+x^ 3*  0.462613693915832462
+x^ 4*  0.258027166538140029
+x^ 5*  0.163197265499531856
+x^ 6*  0.0896241907898528088
+x^ 7*  0.0521094396278507746
+x^ 8*  0.0278734435592248183
+x^ 9*  0.0153991799422530840
+x^10*  0.00803814087269781191
+x^11*  0.00428581433336403954
+x^12*  0.00219001773265706243
}
{gottfried=
        1.00000000000000000
+x^ 1*  1.30087612467000000
+x^ 2*  0.613490605591000000
+x^ 3*  0.462613730384000000
+x^ 4*  0.258026678269000000
+x^ 5*  0.163196550177000000
+x^ 6*  0.0896232963846000000
+x^ 7*  0.0521088351004000000
+x^ 8*  0.0278728768121000000
+x^ 9*  0.0153988549222000000
+x^10*  0.00803787843644000000
+x^11*  0.00428567564173000000
+x^12*  0.00218991589639000000
}

I also looked at your Taylor series at 0, which is accurate to 10^-4, so it isn't nearly as accurate. To some extent, this might be because the inherent radius of converegence around sexp(-1)=0 is radius=1, so one must be more careful go get an accurate Taylor series. At sexp(0)=1, the radius of convergence is 2, which is sometimes easier to work with.
- Sheldon
Code:
differnce at sexp(-1) where sexp(z)=0
{differncem1=
        0
+x^ 1*  0.000000356817567666656170
+x^ 2* -0.00000779165247553834254
+x^ 3*  0.0000223778203088194483
+x^ 4* -0.0000392692063114664084
+x^ 5*  0.0000588782841305703862
+x^ 6* -0.0000798939836470416862
+x^ 7*  0.000101728675963082681
+x^ 8* -0.000123762693382960570
+x^ 9*  0.000145474277203847197
+x^10* -0.000166438511665979836
+x^11*  0.000186279179283386476
+x^12* -0.000204687037326049608
}
Reply
#13
(10/16/2013, 04:12 PM)sheldonison Wrote: The difference between your taylor series, and the Kneser solution taylor series is reasonably small. All the coefficients differ by less than 2.5^10-6. To me, it does indeed look like the Kneser solution, both in the complex plane and the real axis. (...)
Well, this is going to become ironic somehow... That "polynomial interpolation" was my very first and naive approach to the tetration (see my first messages here in the board) and then I felt its model was too unspecific and did a big exploration until I arrived at the regular tetration with the Carleman-matrix (which I called "Matrixoperator" not knowing they are already well studied) including the series-recentering towards the fixpoint and then eigendecomposition - just to come back to the beginning and meet ol' Hellmuth Kneser there...

Sometimes things go strange...

Gottfried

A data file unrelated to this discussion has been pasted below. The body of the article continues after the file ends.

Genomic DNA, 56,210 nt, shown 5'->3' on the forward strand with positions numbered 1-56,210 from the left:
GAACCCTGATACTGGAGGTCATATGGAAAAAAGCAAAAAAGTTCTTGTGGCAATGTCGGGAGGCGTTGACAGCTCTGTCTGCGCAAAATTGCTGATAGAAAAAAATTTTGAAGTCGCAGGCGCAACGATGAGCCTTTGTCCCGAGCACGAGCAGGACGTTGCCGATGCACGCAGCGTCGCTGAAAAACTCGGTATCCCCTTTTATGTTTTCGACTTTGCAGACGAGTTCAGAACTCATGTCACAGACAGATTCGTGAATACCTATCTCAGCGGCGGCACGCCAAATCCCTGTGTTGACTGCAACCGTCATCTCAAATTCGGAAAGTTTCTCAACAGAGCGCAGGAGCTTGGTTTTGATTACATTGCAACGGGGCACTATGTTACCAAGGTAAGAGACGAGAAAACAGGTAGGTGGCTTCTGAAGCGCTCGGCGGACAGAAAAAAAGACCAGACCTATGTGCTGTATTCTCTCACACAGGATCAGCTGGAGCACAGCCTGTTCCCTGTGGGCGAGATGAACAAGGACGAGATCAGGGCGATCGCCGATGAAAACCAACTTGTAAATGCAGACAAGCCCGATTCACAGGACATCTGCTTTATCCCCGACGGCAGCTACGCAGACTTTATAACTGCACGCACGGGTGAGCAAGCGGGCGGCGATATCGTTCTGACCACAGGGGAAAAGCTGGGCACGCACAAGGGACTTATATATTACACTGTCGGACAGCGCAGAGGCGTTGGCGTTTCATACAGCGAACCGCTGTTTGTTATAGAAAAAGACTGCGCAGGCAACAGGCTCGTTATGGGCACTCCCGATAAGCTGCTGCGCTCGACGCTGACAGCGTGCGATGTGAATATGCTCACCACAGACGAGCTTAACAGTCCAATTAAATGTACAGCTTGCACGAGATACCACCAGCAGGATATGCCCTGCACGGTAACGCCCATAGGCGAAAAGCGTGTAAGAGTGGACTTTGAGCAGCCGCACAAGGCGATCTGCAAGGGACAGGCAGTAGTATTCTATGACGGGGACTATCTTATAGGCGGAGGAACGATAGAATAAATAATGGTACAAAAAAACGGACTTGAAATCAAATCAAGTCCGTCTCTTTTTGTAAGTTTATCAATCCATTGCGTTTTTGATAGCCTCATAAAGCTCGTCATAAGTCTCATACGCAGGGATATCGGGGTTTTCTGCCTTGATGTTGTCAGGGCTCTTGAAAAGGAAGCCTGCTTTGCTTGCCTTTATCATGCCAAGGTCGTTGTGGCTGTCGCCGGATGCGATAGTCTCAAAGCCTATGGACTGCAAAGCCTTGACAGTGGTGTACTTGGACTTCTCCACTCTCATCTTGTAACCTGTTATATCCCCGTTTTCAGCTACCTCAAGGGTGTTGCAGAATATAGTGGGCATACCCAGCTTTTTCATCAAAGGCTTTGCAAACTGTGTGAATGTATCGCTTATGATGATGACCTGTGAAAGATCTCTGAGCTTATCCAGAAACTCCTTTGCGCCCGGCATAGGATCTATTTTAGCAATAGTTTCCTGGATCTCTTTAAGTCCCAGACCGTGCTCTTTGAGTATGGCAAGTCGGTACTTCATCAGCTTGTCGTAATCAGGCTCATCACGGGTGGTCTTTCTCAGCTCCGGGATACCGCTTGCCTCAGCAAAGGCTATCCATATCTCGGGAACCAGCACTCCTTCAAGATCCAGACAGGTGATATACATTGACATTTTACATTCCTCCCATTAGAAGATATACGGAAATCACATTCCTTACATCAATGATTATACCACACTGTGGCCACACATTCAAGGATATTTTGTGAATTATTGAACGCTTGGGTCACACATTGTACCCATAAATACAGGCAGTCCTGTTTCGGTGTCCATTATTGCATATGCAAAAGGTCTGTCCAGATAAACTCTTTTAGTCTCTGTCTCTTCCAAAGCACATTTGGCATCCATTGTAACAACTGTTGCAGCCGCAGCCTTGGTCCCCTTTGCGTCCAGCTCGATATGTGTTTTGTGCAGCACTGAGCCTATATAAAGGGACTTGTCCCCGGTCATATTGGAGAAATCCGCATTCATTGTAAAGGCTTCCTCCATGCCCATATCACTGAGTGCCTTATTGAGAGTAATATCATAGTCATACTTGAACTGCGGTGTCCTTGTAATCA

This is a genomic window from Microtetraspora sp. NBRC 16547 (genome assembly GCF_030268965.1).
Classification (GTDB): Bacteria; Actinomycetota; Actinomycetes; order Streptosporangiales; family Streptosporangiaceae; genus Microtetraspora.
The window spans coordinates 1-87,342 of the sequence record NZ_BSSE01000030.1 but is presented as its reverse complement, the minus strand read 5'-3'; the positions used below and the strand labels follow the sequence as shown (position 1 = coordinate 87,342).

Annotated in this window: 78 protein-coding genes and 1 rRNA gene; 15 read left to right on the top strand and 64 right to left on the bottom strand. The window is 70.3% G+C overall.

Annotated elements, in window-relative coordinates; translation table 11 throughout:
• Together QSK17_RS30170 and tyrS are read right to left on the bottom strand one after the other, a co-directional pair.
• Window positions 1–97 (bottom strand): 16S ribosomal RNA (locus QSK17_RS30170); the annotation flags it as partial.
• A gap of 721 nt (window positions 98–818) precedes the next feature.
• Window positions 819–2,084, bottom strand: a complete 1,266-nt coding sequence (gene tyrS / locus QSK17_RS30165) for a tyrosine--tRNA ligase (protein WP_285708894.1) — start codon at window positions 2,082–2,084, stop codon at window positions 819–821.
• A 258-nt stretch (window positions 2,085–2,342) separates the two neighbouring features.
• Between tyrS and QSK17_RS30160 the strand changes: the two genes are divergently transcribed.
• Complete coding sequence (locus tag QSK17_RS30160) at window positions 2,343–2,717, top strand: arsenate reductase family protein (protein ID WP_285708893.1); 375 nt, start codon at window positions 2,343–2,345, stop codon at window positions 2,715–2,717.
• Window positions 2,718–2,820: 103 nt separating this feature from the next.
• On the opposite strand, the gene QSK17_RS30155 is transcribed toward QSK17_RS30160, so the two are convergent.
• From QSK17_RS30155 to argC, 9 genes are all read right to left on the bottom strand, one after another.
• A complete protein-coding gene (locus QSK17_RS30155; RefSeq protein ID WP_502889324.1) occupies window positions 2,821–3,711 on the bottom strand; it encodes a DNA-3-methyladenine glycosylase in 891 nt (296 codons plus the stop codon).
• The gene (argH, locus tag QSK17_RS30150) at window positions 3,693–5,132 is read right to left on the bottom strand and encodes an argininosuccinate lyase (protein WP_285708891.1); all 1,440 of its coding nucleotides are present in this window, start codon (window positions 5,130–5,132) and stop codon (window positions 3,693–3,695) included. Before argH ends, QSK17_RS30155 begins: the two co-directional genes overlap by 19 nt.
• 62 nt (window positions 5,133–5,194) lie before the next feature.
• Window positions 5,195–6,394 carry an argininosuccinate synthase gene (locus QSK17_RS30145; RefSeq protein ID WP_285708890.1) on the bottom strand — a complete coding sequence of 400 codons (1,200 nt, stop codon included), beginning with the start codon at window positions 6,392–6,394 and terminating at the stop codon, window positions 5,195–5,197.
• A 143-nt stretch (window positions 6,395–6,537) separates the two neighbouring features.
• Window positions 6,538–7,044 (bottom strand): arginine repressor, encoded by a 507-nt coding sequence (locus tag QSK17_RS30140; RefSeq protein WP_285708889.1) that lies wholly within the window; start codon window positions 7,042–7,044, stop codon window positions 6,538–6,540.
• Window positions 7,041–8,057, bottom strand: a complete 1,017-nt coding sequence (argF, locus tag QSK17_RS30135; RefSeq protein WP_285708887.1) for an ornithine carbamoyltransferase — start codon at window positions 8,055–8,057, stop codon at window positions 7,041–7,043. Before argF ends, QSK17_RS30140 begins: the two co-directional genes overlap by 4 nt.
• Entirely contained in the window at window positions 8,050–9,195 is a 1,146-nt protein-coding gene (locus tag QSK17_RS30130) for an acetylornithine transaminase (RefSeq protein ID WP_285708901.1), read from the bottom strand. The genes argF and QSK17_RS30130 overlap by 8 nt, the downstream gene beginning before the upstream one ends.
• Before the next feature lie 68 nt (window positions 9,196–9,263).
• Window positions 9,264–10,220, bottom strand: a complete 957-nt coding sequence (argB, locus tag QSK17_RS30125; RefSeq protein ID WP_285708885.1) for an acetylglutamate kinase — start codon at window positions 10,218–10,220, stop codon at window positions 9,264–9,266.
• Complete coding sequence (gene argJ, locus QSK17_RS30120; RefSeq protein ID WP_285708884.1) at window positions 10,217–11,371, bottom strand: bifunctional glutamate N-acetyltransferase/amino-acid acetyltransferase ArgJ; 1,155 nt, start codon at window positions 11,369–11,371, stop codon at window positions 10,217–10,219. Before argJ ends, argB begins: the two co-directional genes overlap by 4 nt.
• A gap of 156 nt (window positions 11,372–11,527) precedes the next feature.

Gottfried Helms, Kassel
Reply
#14
I thought the Kneser method was a riemann mapping from a piece of the brown curve of Gottfried's first 2 pics onto the positive real axis.

But those pics show selfcrossing !

Hence what did I miss about the Kneser method ?

Of course those selfcrossings can be undone by another mapping but then it seems arbitrary and I wonder how to keep the property of analytic ?

Hmm it seems possible to get both by polygon interpolation of the points then map the polygon by riemann mapping to the real line and then sort out the selfcrossing by finding the crossings.

But that seems kind of sloppy.
Reply
#15
(10/22/2013, 12:17 PM)tommy1729 Wrote: I thought the Kneser method was a riemann mapping from a piece of the brown curve of Gottfried's first 2 pics onto the positive real axis.

But those pics show selfcrossing !

Hence what did I miss about the Kneser method ?
Hmm, unfortunately I did never understand in which way some mapping -be it Riemann or something else- is introduced into the mathematical model or even only into the computations of values or of the coefficients of the power series for the regular tetration. (I only found lots of web-pages which focus on *the proof* of the mapping theorem in this or that way). So sorry, I cannot be of help here.

Gottfried
Gottfried Helms, Kassel
Reply
#16
Here ist a picture which shows the mapping of the small positive part of the imaginary axis in heights of h=1/20 when computed by the "polynomial method" with the diagonalization of the 64x64 Carlemanmatrix.


The coordinates of the initial linesegment are computed by the 21 coordinates at the imaginary axis between 0 and 0.5 I. To avoid logarithms of zero this is a bit translated by adding 1e-4*I to the coordinates.

Then 20 iterations with height of 1/20 are computed for that whole initial line. This gives the red skewed rectangle in the rough area (0+0I,0+0.5I,1,1+0.5*I)
Then that matrix of coordinates is completely mapped by natural iterations of the powertower with base 4.

The whole segment becomes more and more distorted and shrinks when iterated to the complex fixpoint.

What is especially interesting me are the "eyes" /the whitespace in the inner spiral - and what about of regions of overlap in there if my initial linesegment where longer, say up to 0.8*I. This direction would be related by complex iteration heights - but I've not yet reliable computations of that heights.
[attachment=1016]


Attached Files Image(s)
   
Gottfried Helms, Kassel
Reply
#17
(10/27/2013, 11:40 PM)Gottfried Wrote: Here ist a picture which shows the mapping of the small positive part of the imaginary axis .... of the powertower with base 4.